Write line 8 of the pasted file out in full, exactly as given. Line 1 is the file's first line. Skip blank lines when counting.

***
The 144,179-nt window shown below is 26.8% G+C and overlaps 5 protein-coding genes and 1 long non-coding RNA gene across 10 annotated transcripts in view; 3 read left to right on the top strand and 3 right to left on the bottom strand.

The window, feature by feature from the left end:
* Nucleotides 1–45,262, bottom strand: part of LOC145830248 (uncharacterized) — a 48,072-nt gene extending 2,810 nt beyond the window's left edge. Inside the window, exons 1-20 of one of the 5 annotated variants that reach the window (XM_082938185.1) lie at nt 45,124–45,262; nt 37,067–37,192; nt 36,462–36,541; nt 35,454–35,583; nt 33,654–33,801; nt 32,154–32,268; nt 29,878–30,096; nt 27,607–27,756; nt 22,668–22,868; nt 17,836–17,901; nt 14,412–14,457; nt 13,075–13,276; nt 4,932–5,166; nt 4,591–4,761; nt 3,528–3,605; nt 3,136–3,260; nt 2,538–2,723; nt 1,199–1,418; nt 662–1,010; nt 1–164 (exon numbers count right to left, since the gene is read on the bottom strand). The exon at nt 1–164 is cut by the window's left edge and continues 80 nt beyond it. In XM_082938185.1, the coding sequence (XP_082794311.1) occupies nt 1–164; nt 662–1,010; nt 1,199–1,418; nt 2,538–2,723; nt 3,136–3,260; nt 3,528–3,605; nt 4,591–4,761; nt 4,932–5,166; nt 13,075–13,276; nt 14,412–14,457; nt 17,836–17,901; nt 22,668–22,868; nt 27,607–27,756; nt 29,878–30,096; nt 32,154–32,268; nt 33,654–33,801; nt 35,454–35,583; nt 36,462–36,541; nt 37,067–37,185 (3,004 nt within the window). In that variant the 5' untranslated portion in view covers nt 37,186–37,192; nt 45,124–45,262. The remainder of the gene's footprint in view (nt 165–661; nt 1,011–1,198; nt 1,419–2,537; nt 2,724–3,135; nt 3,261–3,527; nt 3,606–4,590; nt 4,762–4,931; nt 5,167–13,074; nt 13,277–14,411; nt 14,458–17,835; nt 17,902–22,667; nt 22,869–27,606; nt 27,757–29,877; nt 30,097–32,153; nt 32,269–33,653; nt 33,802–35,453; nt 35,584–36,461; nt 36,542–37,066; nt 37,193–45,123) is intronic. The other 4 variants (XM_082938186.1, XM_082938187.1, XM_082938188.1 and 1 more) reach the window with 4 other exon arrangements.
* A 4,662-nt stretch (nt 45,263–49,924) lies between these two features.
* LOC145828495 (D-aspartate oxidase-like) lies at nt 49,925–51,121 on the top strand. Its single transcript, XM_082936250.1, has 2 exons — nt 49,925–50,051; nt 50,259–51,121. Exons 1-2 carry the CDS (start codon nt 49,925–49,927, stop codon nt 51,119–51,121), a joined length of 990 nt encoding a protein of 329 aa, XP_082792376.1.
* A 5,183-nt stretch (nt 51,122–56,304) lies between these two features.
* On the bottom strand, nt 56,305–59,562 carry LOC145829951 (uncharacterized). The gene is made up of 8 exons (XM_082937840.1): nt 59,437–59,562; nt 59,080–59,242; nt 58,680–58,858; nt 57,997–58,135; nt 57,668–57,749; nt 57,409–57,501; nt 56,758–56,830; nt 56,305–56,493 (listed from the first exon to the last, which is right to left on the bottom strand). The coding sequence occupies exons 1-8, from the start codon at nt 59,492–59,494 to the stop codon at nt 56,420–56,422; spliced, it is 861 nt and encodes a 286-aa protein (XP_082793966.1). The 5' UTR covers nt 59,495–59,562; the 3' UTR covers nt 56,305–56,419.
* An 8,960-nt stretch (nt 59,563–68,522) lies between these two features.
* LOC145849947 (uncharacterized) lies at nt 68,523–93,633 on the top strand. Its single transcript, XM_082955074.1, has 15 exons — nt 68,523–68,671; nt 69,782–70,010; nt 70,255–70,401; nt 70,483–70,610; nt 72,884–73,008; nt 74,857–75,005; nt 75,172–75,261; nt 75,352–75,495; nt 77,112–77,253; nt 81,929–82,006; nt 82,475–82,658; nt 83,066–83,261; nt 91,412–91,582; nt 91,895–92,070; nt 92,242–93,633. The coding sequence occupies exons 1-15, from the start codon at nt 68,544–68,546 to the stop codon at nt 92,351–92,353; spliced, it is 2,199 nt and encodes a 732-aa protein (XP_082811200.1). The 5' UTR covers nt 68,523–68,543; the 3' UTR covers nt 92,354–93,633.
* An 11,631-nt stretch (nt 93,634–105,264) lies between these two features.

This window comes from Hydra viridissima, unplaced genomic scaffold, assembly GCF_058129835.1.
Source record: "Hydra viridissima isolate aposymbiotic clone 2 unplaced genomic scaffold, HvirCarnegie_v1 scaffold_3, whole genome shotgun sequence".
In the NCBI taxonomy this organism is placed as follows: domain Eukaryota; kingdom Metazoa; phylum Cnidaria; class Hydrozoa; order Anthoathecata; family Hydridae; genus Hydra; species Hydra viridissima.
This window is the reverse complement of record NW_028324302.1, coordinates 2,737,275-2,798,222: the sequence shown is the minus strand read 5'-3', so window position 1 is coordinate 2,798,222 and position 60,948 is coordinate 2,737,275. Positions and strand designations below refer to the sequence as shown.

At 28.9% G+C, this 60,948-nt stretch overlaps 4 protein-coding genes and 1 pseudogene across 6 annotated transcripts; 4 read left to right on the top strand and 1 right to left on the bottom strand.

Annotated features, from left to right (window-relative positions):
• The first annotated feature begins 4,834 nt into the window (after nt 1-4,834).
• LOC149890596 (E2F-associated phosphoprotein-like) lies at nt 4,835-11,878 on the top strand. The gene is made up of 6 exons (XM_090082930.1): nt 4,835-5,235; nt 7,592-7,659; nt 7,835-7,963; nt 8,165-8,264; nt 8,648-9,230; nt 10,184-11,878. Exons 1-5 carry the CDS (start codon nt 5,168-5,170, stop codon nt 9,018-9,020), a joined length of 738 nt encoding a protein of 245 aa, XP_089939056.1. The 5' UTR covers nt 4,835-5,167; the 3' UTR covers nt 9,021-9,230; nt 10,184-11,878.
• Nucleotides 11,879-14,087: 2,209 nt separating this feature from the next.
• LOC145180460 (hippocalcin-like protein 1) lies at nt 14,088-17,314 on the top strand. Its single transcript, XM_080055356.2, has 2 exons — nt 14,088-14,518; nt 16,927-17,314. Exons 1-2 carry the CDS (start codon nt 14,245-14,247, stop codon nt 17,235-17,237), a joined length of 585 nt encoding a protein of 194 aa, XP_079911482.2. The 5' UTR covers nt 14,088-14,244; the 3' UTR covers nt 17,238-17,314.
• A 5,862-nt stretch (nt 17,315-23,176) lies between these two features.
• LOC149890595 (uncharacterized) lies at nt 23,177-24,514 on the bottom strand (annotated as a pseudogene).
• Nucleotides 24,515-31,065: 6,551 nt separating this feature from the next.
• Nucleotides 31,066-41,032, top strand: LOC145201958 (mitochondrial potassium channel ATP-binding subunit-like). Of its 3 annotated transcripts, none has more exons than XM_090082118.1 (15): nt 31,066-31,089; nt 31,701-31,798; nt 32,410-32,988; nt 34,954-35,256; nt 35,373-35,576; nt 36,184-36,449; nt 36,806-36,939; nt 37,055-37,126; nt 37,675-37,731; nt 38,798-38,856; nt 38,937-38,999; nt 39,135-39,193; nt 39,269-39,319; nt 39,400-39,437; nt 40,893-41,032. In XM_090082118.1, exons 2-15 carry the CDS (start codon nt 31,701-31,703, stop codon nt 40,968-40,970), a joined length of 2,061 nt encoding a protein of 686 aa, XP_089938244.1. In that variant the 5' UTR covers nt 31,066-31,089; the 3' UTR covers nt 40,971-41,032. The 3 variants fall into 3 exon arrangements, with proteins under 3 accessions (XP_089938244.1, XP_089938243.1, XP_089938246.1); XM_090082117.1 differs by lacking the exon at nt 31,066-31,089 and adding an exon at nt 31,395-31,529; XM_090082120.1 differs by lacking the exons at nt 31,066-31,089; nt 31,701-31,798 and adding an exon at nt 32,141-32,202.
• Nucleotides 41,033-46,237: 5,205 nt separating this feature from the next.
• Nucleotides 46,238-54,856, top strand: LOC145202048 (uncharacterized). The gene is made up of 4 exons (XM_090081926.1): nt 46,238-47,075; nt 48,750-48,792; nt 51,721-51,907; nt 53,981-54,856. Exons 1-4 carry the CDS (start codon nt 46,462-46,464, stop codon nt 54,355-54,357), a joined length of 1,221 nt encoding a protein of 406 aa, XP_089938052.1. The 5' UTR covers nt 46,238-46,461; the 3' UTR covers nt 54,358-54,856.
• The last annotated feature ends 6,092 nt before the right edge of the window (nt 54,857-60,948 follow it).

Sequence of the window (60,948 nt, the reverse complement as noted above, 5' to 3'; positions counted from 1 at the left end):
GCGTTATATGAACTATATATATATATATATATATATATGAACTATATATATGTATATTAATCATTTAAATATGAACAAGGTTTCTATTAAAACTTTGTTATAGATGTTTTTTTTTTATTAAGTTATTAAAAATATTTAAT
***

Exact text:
* An 8,960-nt stretch (nt 59,563–68,522) lies between these two features.